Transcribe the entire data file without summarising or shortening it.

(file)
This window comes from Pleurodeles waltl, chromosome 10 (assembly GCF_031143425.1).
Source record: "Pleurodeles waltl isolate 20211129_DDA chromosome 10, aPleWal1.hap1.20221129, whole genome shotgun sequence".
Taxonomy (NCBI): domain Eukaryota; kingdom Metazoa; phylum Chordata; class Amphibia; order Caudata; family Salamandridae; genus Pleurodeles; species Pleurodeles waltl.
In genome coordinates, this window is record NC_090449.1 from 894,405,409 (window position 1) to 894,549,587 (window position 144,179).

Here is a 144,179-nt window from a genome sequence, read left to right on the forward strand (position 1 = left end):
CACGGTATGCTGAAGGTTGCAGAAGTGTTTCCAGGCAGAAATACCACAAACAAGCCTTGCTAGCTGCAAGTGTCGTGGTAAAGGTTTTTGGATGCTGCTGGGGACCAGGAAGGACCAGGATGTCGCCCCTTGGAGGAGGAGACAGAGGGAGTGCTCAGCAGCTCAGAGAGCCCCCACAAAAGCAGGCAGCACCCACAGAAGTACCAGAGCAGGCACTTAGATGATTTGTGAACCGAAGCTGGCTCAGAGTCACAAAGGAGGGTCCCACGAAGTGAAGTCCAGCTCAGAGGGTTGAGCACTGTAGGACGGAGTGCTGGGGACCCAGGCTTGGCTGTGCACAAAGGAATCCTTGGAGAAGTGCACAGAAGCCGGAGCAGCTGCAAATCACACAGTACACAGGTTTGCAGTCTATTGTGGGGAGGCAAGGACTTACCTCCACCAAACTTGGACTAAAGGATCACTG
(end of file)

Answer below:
This window comes from Pleurodeles waltl, chromosome 10 (assembly GCF_031143425.1).
Source record: "Pleurodeles waltl isolate 20211129_DDA chromosome 10, aPleWal1.hap1.20221129, whole genome shotgun sequence".
Taxonomy (NCBI): domain Eukaryota; kingdom Metazoa; phylum Chordata; class Amphibia; order Caudata; family Salamandridae; genus Pleurodeles; species Pleurodeles waltl.
In genome coordinates, this window is record NC_090449.1 from 894,405,409 (window position 1) to 894,549,587 (window position 144,179).

Here is a 144,179-nt window from a genome sequence, read left to right on the forward strand (position 1 = left end):
CACGGTATGCTGAAGGTTGCAGAAGTGTTTCCAGGCAGAAATACCACAAACAAGCCTTGCTAGCTGCAAGTGTCGTGGTAAAGGTTTTTGGATGCTGCTGGGGACCAGGAAGGACCAGGATGTCGCCCCTTGGAGGAGGAGACAGAGGGAGTGCTCAGCAGCTCAGAGAGCCCCCACAAAAGCAGGCAGCACCCACAGAAGTACCAGAGCAGGCACTTAGATGATTTGTGAACCGAAGCTGGCTCAGAGTCACAAAGGAGGGTCCCACGAAGTGAAGTCCAGCTCAGAGGGTTGAGCACTGTAGGACGGAGTGCTGGGGACCCAGGCTTGGCTGTGCACAAAGGAATCCTTGGAGAAGTGCACAGAAGCCGGAGCAGCTGCAAATCACACAGTACACAGGTTTGCAGTCTATTGTGGGGAGGCAAGGACTTACCTCCACCAAACTTGGACTAAAGGATCACTG